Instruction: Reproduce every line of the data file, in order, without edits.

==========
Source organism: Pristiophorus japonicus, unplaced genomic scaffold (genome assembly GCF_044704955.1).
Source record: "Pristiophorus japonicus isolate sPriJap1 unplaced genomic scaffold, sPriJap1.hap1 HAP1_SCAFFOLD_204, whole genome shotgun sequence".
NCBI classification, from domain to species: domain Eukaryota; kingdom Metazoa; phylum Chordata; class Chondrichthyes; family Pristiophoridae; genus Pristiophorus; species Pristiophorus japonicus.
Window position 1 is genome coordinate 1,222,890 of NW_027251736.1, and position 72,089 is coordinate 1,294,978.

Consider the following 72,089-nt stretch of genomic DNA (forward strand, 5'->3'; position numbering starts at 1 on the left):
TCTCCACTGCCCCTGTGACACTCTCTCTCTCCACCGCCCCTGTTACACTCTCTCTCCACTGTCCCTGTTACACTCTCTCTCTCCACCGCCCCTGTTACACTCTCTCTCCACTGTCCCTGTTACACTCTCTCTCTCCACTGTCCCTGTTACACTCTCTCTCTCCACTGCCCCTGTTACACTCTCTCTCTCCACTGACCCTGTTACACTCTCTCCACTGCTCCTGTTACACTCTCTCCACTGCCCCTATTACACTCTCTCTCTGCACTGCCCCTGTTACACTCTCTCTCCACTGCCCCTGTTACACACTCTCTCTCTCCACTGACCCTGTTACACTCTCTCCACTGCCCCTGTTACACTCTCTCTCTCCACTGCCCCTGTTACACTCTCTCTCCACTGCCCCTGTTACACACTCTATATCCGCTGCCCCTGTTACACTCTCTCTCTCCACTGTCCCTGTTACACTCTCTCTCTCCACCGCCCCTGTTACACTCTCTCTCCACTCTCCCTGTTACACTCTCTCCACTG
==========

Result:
Source organism: Pristiophorus japonicus, unplaced genomic scaffold (genome assembly GCF_044704955.1).
Source record: "Pristiophorus japonicus isolate sPriJap1 unplaced genomic scaffold, sPriJap1.hap1 HAP1_SCAFFOLD_204, whole genome shotgun sequence".
NCBI classification, from domain to species: domain Eukaryota; kingdom Metazoa; phylum Chordata; class Chondrichthyes; family Pristiophoridae; genus Pristiophorus; species Pristiophorus japonicus.
Window position 1 is genome coordinate 1,222,890 of NW_027251736.1, and position 72,089 is coordinate 1,294,978.

Consider the following 72,089-nt stretch of genomic DNA (forward strand, 5'->3'; position numbering starts at 1 on the left):
TCTCCACTGCCCCTGTGACACTCTCTCTCTCCACCGCCCCTGTTACACTCTCTCTCCACTGTCCCTGTTACACTCTCTCTCTCCACCGCCCCTGTTACACTCTCTCTCCACTGTCCCTGTTACACTCTCTCTCTCCACTGTCCCTGTTACACTCTCTCTCTCCACTGCCCCTGTTACACTCTCTCTCTCCACTGACCCTGTTACACTCTCTCCACTGCTCCTGTTACACTCTCTCCACTGCCCCTATTACACTCTCTCTCTGCACTGCCCCTGTTACACTCTCTCTCCACTGCCCCTGTTACACACTCTCTCTCTCCACTGACCCTGTTACACTCTCTCCACTGCCCCTGTTACACTCTCTCTCTCCACTGCCCCTGTTACACTCTCTCTCCACTGCCCCTGTTACACACTCTATATCCGCTGCCCCTGTTACACTCTCTCTCTCCACTGTCCCTGTTACACTCTCTCTCTCCACCGCCCCTGTTACACTCTCTCTCCACTCTCCCTGTTACACTCTCTCCACTG